Development of Predictive Relationships for Sub-Grid Scale Flow Variability Within 2D Hydraulic Models for Improved Fisheries Habitat Quantification
Can sub-grid scale flow variability be predicted from 2D hydraulic model grid scale variables to improve predictions of fish habitat availability?
Although 2D hydraulic models are widely used in fisheries management, calibration and validation data is frequently collected such that a disparity exists in sampling volume and the mesh element domain. The mismatch in sampling volumes prohibits estimation of the velocity variability that exists within a mesh element. The proposed study addresses the need to collect validation data at spatial scales consistent with mesh elements and quantify velocity variability in model outputs. The probability distributions of velocities collected within regions concurrent with individual mesh elements will be related to local grid scale variables. The proportion of mesh element containing suitable velocity for juvenile salmonid habitat can be determined after sub-grid scale flow variability is related to grid scale variables.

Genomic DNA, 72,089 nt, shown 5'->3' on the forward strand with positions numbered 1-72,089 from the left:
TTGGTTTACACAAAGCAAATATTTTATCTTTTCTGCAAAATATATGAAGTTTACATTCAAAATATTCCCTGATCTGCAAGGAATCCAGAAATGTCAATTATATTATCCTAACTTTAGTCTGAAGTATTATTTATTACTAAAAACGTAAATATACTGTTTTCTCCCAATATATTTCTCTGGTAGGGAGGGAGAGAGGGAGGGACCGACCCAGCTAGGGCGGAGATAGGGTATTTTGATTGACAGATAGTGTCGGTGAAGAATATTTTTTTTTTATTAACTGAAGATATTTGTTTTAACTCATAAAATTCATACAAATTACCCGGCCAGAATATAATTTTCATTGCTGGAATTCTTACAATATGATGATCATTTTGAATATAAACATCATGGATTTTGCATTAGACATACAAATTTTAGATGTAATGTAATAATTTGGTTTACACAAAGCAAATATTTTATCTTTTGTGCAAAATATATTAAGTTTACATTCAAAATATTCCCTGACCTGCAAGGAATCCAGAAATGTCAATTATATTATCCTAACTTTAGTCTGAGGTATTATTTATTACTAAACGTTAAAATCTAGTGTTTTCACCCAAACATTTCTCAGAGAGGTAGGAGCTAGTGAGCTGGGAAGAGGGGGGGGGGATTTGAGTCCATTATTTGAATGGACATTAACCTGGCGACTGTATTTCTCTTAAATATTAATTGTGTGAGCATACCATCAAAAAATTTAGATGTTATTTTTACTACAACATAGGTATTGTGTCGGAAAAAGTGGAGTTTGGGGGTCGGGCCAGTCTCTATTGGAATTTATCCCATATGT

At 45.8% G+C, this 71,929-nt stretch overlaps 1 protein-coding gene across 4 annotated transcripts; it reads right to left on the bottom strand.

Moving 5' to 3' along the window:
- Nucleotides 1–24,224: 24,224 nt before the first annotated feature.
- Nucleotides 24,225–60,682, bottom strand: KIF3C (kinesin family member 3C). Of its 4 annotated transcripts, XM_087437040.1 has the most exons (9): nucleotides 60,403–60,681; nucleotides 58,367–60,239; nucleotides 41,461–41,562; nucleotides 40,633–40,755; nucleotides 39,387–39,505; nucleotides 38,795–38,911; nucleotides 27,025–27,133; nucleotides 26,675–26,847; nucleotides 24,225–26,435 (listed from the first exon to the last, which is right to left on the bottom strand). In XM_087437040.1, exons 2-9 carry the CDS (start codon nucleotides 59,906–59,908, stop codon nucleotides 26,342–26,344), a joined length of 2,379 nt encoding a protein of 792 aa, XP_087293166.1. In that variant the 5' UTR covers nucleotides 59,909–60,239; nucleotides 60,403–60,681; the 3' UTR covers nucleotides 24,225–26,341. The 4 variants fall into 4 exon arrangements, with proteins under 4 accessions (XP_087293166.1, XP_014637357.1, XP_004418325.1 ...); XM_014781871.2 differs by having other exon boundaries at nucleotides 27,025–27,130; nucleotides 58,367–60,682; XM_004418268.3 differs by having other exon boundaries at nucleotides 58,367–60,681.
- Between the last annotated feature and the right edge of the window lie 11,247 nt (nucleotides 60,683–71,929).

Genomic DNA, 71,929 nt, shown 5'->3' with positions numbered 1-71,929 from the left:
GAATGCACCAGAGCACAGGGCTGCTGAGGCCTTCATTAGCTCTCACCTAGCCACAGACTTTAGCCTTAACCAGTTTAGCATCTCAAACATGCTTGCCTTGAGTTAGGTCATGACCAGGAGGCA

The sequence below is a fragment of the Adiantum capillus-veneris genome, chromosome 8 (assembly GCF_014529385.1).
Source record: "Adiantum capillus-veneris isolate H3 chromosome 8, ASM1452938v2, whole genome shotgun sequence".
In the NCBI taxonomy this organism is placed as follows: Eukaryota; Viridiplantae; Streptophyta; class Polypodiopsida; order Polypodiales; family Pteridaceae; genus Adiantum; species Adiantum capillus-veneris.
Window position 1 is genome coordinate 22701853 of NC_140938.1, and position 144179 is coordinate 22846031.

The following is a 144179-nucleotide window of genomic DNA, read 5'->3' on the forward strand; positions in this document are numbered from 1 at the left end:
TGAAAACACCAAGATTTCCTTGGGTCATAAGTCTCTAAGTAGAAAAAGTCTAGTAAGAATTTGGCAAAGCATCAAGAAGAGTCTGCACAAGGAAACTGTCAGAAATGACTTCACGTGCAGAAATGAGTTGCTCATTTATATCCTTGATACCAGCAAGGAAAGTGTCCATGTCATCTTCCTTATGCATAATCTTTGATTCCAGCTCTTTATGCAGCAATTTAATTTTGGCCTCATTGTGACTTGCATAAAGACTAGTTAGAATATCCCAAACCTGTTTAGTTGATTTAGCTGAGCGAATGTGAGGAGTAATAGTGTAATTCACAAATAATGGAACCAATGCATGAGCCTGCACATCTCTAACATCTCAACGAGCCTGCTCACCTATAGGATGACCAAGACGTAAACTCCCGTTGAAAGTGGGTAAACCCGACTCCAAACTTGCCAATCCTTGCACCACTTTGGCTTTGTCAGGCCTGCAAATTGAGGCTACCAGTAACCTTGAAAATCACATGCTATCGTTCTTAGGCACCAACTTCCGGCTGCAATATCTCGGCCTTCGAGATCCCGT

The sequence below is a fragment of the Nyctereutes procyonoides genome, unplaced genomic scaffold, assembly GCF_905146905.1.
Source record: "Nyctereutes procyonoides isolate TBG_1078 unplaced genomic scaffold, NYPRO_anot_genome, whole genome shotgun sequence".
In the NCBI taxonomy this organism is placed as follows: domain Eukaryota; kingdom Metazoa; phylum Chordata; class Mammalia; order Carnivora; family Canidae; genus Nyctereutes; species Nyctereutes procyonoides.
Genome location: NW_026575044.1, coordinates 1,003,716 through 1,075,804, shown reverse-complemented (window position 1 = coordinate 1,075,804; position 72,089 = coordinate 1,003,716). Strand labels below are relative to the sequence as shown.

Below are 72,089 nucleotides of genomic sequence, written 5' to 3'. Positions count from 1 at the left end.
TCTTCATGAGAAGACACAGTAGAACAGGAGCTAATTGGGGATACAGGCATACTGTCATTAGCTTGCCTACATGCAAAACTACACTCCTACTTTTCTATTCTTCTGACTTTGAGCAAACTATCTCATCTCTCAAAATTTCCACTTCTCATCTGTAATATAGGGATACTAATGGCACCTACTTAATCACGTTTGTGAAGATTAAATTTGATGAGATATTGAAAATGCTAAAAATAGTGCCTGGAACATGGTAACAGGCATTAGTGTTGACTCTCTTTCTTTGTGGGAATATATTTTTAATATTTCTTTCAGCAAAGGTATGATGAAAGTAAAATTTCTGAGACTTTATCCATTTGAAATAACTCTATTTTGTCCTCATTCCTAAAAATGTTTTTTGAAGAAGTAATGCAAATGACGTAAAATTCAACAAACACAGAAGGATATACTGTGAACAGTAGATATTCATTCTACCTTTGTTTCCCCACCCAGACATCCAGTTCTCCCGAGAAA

Need and Benefit
Traditional methods for estimating salmonid habitat rely on labor intensive field measurements of water depth and velocity. 2D hydraulic models are now commonly used as an inexpensive means to estimate depth and velocity and therefore predict habitat quantity and quality. Thus 2D models are an indispensable tool for fisheries management on regulated rivers.
These models are used as an inexpensive means to quantify existing habitat and explore potential habitat gains that may result from management actions such as flow releases and mechanical channel reconfiguration. The ability of these models to predict habitat gains offers the potential to more effectively utilize resources and better manage fisheries. However, typical velocity validation measurements for 2D hydraulic models precludes determination of velocity variability within mesh elements.
While 2D velocity models are currently an integral part of fisheries management, empirical data is needed to quantify sub-grid scale flow variability to enable full utilization of model outputs. Once flow variability within model grid cells is quantified, fisheries managers can confidently rely on 2D hydraulic models and better estimate the quantity of suitable juvenile salmonid habitat.
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